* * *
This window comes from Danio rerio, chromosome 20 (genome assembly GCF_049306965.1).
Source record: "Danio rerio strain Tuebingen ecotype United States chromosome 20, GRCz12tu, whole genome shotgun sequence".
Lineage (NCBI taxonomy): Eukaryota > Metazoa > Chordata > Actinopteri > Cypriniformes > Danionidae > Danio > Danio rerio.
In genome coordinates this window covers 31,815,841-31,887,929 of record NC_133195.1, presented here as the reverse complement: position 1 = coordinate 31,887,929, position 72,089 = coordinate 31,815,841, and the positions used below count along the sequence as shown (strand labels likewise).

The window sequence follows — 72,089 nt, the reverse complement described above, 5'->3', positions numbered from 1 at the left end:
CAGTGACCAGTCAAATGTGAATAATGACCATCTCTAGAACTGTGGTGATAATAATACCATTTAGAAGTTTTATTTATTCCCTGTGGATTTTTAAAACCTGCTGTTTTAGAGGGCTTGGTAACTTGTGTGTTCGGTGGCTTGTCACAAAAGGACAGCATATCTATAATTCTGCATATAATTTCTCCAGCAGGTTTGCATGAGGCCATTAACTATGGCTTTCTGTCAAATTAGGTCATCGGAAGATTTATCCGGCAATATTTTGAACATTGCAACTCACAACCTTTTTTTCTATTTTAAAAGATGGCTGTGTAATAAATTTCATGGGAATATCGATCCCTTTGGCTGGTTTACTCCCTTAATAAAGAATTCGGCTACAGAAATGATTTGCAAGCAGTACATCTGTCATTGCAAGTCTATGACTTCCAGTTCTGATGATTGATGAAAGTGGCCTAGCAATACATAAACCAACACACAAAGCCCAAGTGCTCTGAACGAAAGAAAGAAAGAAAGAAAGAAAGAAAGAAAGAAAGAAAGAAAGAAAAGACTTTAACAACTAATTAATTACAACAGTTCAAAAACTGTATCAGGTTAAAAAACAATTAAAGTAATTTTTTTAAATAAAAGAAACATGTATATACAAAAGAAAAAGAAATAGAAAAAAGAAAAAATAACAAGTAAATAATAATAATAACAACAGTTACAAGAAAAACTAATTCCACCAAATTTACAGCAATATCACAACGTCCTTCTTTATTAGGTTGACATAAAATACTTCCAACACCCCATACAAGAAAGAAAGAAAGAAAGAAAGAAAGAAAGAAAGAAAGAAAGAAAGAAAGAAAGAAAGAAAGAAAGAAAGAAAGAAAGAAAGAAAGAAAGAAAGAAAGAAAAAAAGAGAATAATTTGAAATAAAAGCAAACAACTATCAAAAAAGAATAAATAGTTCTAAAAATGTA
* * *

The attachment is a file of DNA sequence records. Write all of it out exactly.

This window comes from Danio rerio, chromosome 20 (genome assembly GCF_049306965.1).
Source record: "Danio rerio strain Tuebingen ecotype United States chromosome 20, GRCz12tu, whole genome shotgun sequence".
Lineage (NCBI taxonomy): Eukaryota > Metazoa > Chordata > Actinopteri > Cypriniformes > Danionidae > Danio > Danio rerio.
In genome coordinates this window covers 31,815,841-31,887,929 of record NC_133195.1, presented here as the reverse complement: position 1 = coordinate 31,887,929, position 72,089 = coordinate 31,815,841, and the positions used below count along the sequence as shown (strand labels likewise).

The window sequence follows — 72,089 nt, the reverse complement described above, 5'->3', positions numbered from 1 at the left end:
CAGTGACCAGTCAAATGTGAATAATGACCATCTCTAGAACTGTGGTGATAATAATACCATTTAGAAGTTTTATTTATTCCCTGTGGATTTTTAAAACCTGCTGTTTTAGAGGGCTTGGTAACTTGTGTGTTCGGTGGCTTGTCACAAAAGGACAGCATATCTATAATTCTGCATATAATTTCTCCAGCAGGTTTGCATGAGGCCATTAACTATGGCTTTCTGTCAAATTAGGTCATCGGAAGATTTATCCGGCAATATTTTGAACATTGCAACTCACAACCTTTTTTTCTATTTTAAAAGATGGCTGTGTAATAAATTTCATGGGAATATCGATCCCTTTGGCTGGTTTACTCCCTTAATAAAGAATTCGGCTACAGAAATGATTTGCAAGCAGTACATCTGTCATTGCAAGTCTATGACTTCCAGTTCTGATGATTGATGAAAGTGGCCTAGCAATACATAAACCAACACACAAAGCCCAAGTGCTCTGAACGAAAGAAAGAAAGAAAGAAAGAAAGAAAGAAAGAAAGAAAGAAAGAAAAGACTTTAACAACTAATTAATTACAACAGTTCAAAAACTGTATCAGGTTAAAAAACAATTAAAGTAATTTTTTTAAATAAAAGAAACATGTATATACAAAAGAAAAAGAAATAGAAAAAAGAAAAAATAACAAGTAAATAATAATAATAACAACAGTTACAAGAAAAACTAATTCCACCAAATTTACAGCAATATCACAACGTCCTTCTTTATTAGGTTGACATAAAATACTTCCAACACCCCATACAAGAAAGAAAGAAAGAAAGAAAGAAAGAAAGAAAGAAAGAAAGAAAGAAAGAAAGAAAGAAAGAAAGAAAGAAAGAAAGAAAGAAAGAAAGAAAGAAAGAAAAAAAGAGAATAATTTGAAATAAAAGCAAACAACTATCAAAAAAGAATAAATAGTTCTAAAAATGTA